When people know they have a medical problem, but are not convinced it has been diagnosed correctly, they often will seek a second opinion on it.
This is fairly common practice, as well, in the nexus of government and politics, especially when it comes to hot potato issues.
Exhibit A: the politically sensitive, enormously expensive state retirement system.
The S.C. Budget and Control Board, whose five members act as trustees of the retirement system, knows that the state pension plan has a problem – a mounting, multibillion-dollar problem: It’s underfunded.
However, there is disagreement and uncertainly about how much the shortage totals, so the Budget and Control Board is seeking a second opinion on the matter.
This is a huge issue – not only for more than 500,000 current or future state and local government retirees, but also for South Carolina taxpayers.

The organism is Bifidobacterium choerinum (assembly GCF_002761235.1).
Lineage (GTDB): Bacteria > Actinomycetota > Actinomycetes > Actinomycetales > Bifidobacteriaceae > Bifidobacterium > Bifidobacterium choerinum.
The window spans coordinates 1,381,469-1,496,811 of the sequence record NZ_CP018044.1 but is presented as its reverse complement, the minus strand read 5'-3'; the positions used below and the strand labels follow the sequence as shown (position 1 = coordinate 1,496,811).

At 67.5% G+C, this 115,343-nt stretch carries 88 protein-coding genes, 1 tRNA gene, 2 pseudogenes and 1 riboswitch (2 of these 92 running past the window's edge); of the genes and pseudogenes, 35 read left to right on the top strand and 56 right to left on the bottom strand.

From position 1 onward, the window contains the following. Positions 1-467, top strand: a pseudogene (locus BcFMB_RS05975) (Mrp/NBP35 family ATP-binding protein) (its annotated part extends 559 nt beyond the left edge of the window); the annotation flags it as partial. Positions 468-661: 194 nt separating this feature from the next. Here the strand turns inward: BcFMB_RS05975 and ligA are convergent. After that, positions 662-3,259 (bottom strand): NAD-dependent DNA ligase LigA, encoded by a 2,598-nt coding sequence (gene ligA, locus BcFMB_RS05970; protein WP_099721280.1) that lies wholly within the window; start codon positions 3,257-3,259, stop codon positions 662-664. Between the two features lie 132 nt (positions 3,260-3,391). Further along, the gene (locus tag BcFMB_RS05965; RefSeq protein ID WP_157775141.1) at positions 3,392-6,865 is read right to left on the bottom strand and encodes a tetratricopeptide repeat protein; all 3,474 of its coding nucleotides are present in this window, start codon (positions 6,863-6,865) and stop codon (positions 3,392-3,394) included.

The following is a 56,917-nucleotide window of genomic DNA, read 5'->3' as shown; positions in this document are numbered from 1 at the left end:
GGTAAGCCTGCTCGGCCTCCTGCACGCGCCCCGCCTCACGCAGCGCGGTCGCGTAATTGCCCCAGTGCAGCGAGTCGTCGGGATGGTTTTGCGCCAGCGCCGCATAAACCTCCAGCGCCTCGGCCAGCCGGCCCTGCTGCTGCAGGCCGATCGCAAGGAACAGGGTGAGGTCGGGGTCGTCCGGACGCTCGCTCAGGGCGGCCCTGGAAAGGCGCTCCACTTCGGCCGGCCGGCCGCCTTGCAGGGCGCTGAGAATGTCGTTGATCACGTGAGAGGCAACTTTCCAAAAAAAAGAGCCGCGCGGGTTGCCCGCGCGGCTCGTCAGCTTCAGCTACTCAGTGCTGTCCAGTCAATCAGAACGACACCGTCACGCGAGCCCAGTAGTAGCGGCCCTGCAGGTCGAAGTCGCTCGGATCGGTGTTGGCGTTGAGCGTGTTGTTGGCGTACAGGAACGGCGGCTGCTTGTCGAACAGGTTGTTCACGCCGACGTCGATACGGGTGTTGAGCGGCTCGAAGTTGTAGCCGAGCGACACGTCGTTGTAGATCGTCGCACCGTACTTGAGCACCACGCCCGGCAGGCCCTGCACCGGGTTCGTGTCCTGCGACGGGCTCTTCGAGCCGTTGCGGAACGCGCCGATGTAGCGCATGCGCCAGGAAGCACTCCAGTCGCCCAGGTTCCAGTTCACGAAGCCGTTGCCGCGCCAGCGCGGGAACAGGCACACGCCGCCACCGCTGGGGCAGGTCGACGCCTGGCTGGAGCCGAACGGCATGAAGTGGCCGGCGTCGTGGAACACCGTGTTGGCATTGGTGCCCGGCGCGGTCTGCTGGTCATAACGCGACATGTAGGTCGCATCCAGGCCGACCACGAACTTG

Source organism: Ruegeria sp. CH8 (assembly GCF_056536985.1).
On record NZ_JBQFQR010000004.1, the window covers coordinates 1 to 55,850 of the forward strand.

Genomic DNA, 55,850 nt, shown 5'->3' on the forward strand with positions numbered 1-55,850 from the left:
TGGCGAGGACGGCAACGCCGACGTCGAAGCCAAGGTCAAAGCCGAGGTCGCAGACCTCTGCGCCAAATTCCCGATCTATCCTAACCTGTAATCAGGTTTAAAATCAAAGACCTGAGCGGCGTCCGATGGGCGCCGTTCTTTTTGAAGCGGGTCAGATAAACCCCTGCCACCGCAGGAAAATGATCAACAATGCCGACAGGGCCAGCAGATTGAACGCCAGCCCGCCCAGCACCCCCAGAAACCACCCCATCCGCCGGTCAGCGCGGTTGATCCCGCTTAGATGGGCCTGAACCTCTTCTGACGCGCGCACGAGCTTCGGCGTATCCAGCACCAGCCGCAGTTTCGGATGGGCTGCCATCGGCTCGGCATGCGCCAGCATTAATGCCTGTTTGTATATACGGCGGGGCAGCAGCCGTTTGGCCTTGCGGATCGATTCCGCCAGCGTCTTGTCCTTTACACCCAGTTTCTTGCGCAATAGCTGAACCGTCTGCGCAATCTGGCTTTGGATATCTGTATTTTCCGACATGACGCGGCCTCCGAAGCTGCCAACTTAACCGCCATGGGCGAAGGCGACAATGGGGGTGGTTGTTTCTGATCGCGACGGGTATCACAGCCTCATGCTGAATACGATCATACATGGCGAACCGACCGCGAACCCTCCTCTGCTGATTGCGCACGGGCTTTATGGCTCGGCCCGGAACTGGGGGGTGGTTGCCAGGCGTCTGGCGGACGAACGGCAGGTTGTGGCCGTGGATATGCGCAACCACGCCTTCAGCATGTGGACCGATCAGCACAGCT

For retirees, it could mean that their benefits eventually are reduced, or they could be made to pay more toward their pensions – or both.
South Carolina’s state and local public employees are not unionized, so any such changes would not seem likely to spark a battle over collective bargaining rights as has happened in some Midwestern states.
Nevertheless, tweaking benefits or employee contributions likely would still be hot-iron actions. The idea is being discussed in state government circles, but most lawmakers are not exactly rushing to endorse it.
Just last week, for example, Republican Sen. Greg Ryberg of Aiken proposed requiring employees in the state health plan to pitch in a few dollars more per month for their insurance. Senators voted down the proposal.
Still, at least one important observer says the state’s public-sector workers would buy in to changes to the retirement system if they were involved in the process.